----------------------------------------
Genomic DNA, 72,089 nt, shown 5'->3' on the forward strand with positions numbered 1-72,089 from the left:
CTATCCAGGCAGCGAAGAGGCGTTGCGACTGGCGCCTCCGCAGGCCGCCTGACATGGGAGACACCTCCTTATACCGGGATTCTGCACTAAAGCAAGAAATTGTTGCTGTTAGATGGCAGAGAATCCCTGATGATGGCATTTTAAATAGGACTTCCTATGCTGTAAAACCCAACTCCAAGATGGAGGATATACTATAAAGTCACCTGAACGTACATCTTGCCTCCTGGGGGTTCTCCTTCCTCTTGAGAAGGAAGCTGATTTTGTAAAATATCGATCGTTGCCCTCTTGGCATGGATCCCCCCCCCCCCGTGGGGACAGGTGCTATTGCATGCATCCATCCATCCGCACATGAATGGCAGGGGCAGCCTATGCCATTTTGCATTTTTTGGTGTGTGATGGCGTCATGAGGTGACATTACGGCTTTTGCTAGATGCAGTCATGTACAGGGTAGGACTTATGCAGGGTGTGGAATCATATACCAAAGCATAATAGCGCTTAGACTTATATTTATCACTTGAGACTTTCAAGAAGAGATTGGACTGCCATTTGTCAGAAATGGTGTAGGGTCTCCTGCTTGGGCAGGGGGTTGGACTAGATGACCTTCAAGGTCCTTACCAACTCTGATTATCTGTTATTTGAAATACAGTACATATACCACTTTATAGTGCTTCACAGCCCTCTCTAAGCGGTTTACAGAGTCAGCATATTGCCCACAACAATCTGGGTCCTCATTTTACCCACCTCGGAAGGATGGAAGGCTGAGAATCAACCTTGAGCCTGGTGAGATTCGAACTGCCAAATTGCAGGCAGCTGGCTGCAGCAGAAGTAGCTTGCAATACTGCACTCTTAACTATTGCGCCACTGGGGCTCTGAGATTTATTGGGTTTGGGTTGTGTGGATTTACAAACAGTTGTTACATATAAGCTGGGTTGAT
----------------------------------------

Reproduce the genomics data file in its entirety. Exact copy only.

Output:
Genomic DNA, 72,089 nt, shown 5'->3' on the forward strand with positions numbered 1-72,089 from the left:
CTATCCAGGCAGCGAAGAGGCGTTGCGACTGGCGCCTCCGCAGGCCGCCTGACATGGGAGACACCTCCTTATACCGGGATTCTGCACTAAAGCAAGAAATTGTTGCTGTTAGATGGCAGAGAATCCCTGATGATGGCATTTTAAATAGGACTTCCTATGCTGTAAAACCCAACTCCAAGATGGAGGATATACTATAAAGTCACCTGAACGTACATCTTGCCTCCTGGGGGTTCTCCTTCCTCTTGAGAAGGAAGCTGATTTTGTAAAATATCGATCGTTGCCCTCTTGGCATGGATCCCCCCCCCCCCGTGGGGACAGGTGCTATTGCATGCATCCATCCATCCGCACATGAATGGCAGGGGCAGCCTATGCCATTTTGCATTTTTTGGTGTGTGATGGCGTCATGAGGTGACATTACGGCTTTTGCTAGATGCAGTCATGTACAGGGTAGGACTTATGCAGGGTGTGGAATCATATACCAAAGCATAATAGCGCTTAGACTTATATTTATCACTTGAGACTTTCAAGAAGAGATTGGACTGCCATTTGTCAGAAATGGTGTAGGGTCTCCTGCTTGGGCAGGGGGTTGGACTAGATGACCTTCAAGGTCCTTACCAACTCTGATTATCTGTTATTTGAAATACAGTACATATACCACTTTATAGTGCTTCACAGCCCTCTCTAAGCGGTTTACAGAGTCAGCATATTGCCCACAACAATCTGGGTCCTCATTTTACCCACCTCGGAAGGATGGAAGGCTGAGAATCAACCTTGAGCCTGGTGAGATTCGAACTGCCAAATTGCAGGCAGCTGGCTGCAGCAGAAGTAGCTTGCAATACTGCACTCTTAACTATTGCGCCACTGGGGCTCTGAGATTTATTGGGTTTGGGTTGTGTGGATTTACAAACAGTTGTTACATATAAGCTGGGTTGAT